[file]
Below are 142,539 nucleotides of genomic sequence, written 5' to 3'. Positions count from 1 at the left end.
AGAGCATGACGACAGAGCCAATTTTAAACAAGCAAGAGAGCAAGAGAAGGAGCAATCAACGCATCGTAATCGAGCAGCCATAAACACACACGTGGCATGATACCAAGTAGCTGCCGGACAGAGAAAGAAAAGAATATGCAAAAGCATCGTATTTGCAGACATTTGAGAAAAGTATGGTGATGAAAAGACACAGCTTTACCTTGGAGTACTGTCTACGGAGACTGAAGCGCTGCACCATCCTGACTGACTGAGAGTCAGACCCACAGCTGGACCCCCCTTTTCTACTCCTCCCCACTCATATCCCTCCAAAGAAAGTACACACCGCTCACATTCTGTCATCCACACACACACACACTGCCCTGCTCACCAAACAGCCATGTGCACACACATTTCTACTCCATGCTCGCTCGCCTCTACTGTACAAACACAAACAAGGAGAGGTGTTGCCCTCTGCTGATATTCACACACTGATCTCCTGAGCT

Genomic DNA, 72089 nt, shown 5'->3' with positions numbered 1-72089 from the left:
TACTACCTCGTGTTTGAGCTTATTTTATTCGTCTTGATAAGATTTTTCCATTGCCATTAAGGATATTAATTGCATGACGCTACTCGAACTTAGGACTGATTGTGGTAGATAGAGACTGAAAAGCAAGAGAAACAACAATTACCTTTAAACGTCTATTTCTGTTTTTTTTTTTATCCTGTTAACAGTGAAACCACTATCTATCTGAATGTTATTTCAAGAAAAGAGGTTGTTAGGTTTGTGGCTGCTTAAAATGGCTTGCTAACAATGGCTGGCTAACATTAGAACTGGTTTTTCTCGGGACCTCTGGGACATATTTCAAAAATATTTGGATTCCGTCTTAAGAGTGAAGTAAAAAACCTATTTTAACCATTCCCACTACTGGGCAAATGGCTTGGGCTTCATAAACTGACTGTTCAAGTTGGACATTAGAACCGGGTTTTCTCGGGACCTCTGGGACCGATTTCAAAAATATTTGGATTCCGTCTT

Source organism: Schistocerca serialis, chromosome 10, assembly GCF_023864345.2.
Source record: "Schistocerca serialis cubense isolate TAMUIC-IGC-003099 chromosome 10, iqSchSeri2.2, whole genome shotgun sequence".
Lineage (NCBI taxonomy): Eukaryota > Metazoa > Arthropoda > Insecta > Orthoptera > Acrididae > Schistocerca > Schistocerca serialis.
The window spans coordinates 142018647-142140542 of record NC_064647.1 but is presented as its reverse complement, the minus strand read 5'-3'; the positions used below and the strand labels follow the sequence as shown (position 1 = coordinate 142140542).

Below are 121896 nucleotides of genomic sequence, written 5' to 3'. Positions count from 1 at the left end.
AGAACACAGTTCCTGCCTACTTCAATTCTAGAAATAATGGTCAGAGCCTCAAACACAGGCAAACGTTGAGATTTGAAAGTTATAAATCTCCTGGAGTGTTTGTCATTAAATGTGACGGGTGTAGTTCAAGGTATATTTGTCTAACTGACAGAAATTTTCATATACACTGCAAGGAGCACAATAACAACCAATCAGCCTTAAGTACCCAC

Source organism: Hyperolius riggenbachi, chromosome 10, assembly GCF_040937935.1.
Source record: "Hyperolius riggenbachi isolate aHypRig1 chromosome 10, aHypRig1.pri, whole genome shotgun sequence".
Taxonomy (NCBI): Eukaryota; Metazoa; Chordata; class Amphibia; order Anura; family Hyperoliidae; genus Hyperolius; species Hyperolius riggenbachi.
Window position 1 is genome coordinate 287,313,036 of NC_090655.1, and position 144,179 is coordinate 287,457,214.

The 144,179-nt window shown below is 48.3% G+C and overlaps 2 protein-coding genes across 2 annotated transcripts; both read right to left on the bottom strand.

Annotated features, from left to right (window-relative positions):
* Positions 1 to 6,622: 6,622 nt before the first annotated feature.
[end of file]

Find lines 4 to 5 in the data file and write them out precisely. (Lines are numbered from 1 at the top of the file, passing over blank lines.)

TACTACCTCGTGTTTGAGCTTATTTTATTCGTCTTGATAAGATTTTTCCATTGCCATTAAGGATATTAATTGCATGACGCTACTCGAACTTAGGACTGATTGTGGTAGATAGAGACTGAAAAGCAAGAGAAACAACAATTACCTTTAAACGTCTATTTCTGTTTTTTTTTTTATCCTGTTAACAGTGAAACCACTATCTATCTGAATGTTATTTCAAGAAAAGAGGTTGTTAGGTTTGTGGCTGCTTAAAATGGCTTGCTAACAATGGCTGGCTAACATTAGAACTGGTTTTTCTCGGGACCTCTGGGACATATTTCAAAAATATTTGGATTCCGTCTTAAGAGTGAAGTAAAAAACCTATTTTAACCATTCCCACTACTGGGCAAATGGCTTGGGCTTCATAAACTGACTGTTCAAGTTGGACATTAGAACCGGGTTTTCTCGGGACCTCTGGGACCGATTTCAAAAATATTTGGATTCCGTCTT

Source organism: Schistocerca serialis, chromosome 10, assembly GCF_023864345.2.